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UV-Visible spectra of polyatomic organic molecules

 Broad bands are usually observed

 In liquids, high collision rate decreases life time, and


also deforms the excited state to increase the
uncertainty in the energy

Department of Chemistry Bangladesh University of Engineering


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ss* Transitions
 An electron in a bonding s orbital is excited to the
corresponding antibonding orbital

 The energy required is large. For example, methane


(which has only C-H bonds, and can only undergo s
 s* transitions) shows an absorbance maximum at
125 nm

 Absorption maxima due to s  s* transitions are not


seen in typical UV-Vis. spectra (200 - 700 nm)

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n s* Transitions

 Saturated compounds containing atoms with lone


pairs (non-bonding electrons) are capable of ns*
transitions

 These transitions usually need less energy than


ss* transitions

 They can be initiated by light whose wavelength is in


the range 150-250 nm. The number of organic
functional groups with ns* peaks in the UV region
is small.

Department of Chemistry Bangladesh University of Engineering


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n * and * Transitions
 Most absorption spectroscopy of organic compounds
is based on transitions of n or  electrons to the *
excited state

 This is because the absorption peaks for these


transitions fall in an experimentally convenient
region of the spectrum (200 - 700 nm)

 These transitions need an unsaturated group in the


molecule to provide the  electrons
 Molar absorptivities from n  * transitions range from
10 to100 L mol-1 cm-1 .
   * transitions normally between 1000 and 10,000
L mol-1 cm-1
Department of Chemistry Bangladesh University of Engineering
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n * and * Transitions

 The energetically most favorable π  π* excitation


occurs from the highest energy bonding pi-orbital
(HOMO) to the lowest energy antibonding pi-orbital
(LUMO)

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Department of Chemistry Bangladesh University of Engineering
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Department of Chemistry Bangladesh University of Engineering
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Solvent Effect: Increase in solvent polarity

* transitions (red shift)


 attractive polarisation forces between the solvent and the
absorber
 lowers the energy levels of both the excited and
unexcited states
 This effect is greater for the excited state, and so the
energy difference between the excited and unexcited
states is slightly reduced - resulting in a small red shift

 Peaks shifted by about 10-20 nm if ethanol replaces


hexane

Department of Chemistry Bangladesh University of Engineering


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Solvent Effect: Increase in solvent polarity

n * (blue shift)

 This arises from increased solvation of the lone pair,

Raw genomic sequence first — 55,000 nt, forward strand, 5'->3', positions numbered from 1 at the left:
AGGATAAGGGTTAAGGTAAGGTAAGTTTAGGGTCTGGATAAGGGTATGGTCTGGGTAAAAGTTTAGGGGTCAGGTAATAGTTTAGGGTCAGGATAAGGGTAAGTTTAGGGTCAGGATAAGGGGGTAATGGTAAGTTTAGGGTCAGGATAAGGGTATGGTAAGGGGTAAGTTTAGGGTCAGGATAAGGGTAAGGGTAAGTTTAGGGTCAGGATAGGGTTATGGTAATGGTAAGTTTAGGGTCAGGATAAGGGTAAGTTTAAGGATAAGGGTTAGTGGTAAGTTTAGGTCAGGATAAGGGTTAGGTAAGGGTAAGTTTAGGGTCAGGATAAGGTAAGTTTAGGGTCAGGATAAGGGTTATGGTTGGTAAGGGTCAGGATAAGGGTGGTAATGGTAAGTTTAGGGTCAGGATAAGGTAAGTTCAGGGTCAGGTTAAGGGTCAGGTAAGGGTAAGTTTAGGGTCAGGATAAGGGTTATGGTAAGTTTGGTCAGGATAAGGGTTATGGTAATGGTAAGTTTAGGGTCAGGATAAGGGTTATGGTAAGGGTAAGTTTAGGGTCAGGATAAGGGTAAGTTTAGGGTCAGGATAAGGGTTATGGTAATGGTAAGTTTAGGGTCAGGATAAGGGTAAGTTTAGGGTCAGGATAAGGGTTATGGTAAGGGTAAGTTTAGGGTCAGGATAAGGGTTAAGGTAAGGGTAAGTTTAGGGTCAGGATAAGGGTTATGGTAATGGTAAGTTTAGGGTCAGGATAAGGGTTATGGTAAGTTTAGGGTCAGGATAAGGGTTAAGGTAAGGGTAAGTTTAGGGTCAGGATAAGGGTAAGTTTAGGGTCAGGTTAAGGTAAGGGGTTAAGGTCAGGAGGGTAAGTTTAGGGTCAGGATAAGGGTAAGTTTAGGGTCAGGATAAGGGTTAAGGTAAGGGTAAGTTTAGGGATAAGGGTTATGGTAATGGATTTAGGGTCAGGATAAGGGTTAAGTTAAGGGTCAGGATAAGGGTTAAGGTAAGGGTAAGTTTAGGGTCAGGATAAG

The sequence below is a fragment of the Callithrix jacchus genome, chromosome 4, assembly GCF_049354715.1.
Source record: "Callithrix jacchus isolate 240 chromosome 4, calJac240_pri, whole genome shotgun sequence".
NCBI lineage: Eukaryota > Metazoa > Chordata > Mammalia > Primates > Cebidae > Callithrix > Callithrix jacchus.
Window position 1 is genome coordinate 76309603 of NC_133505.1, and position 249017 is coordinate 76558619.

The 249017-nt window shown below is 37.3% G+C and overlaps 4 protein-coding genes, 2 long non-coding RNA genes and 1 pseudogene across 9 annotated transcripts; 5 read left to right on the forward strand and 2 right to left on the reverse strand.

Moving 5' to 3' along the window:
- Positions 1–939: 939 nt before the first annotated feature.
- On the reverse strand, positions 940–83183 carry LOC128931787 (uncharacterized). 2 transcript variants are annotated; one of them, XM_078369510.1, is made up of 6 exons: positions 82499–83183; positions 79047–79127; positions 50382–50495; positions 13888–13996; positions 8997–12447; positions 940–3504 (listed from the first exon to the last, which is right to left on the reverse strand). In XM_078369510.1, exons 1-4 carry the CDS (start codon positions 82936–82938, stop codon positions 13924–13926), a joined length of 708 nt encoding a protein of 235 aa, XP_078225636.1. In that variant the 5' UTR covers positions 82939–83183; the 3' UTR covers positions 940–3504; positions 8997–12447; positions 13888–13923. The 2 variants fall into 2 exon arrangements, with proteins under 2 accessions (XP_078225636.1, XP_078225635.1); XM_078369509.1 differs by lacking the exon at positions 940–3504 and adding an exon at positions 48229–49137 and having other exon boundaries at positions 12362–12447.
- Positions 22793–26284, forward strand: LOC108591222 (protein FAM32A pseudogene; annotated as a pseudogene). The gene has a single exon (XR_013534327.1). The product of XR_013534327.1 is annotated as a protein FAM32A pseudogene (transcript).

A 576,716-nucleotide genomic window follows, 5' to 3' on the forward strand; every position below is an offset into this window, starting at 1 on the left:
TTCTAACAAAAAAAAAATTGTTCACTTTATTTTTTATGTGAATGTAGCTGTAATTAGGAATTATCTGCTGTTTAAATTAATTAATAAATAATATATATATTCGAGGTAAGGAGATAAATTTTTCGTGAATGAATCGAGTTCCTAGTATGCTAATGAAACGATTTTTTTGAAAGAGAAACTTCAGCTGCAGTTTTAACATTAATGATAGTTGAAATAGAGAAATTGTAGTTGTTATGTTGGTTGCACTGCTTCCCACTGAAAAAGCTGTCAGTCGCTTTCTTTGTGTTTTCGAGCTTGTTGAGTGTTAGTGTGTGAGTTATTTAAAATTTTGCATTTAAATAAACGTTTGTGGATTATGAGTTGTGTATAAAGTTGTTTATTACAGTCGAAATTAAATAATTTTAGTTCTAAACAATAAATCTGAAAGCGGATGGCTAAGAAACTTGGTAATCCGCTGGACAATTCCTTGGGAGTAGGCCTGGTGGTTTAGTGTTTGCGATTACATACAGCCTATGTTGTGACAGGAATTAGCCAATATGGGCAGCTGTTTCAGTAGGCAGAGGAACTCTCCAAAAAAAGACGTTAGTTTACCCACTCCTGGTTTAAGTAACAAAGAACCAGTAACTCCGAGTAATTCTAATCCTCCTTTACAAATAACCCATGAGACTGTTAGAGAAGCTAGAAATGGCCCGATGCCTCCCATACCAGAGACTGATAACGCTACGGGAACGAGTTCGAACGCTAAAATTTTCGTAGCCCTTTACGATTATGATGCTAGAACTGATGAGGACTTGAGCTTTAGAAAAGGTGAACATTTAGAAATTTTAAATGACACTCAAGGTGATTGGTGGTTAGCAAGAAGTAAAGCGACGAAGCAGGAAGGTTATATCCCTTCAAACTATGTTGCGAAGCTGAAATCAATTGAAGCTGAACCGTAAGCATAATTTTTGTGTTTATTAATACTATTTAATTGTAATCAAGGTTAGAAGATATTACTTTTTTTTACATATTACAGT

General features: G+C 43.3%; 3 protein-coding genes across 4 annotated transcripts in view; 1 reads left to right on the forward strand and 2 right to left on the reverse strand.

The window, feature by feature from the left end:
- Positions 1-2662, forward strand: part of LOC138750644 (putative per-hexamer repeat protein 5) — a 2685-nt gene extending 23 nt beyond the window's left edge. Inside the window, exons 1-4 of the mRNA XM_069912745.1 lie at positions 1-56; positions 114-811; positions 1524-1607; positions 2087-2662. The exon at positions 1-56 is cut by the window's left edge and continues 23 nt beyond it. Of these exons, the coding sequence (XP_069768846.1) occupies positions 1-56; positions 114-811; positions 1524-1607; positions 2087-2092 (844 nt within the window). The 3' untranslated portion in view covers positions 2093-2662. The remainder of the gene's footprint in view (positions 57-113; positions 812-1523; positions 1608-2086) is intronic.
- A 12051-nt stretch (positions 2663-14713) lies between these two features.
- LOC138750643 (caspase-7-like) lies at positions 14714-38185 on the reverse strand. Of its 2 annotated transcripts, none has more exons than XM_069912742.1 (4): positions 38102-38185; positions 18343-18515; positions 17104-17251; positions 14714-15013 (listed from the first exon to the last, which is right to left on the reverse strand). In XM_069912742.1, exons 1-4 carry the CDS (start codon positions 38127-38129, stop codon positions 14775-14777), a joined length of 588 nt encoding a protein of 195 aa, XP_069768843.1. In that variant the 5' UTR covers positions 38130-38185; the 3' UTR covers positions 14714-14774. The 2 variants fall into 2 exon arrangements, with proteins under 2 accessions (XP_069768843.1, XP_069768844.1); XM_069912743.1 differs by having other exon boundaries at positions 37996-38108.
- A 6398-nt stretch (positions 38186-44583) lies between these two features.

which lowers the energy of the n orbital

 For acetone: 279 nm in hexane, 264.5 in aqueous


solution

 Carbonyl group can form hydrogen bond; lowers the


energy of n orbital (lesser extent)

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Delocalised electrons

 Delocalisation of electrons results in an increase in the


length of region over which the electrons can move
around

 Quantum mechanical calculations show that


the spacing in energy levels decrease as a
result of this increase.

 The transition energy for HOMO to LUMO decreases

Department of Chemistry Bangladesh University of Engineering


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Conjugation of double bonds: red shift

 The longer the conjugated system, the higher is the


wavelength of the peaks

 Each additional double bond in the conjugated pi-


electron system shifts the absorption maximum about
30 nm in the same direction

 Moreover, the molar absorptivity (ε) roughly doubles


with each new conjugated double bond.

 extending conjugation generally results in


bathochromic and hyperchromic shifts in
absorption

Department of Chemistry Bangladesh University of Engineering


& Technology (BUET)
Department of Chemistry Bangladesh University of Engineering
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Department of Chemistry Bangladesh University of Engineering
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Department of Chemistry Bangladesh University of Engineering
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Department of Chemistry Bangladesh University of Engineering
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Department of Chemistry Bangladesh University of Engineering
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Department of Chemistry Bangladesh University of Engineering
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ELECTRONIC SPECTRA OF COMPLEXES

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Department of Chemistry Bangladesh University of Engineering
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Department of Chemistry Bangladesh University of Engineering
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Department of Chemistry Bangladesh University of Engineering
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Department of Chemistry Bangladesh University of Engineering
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Department of Chemistry Bangladesh University of Engineering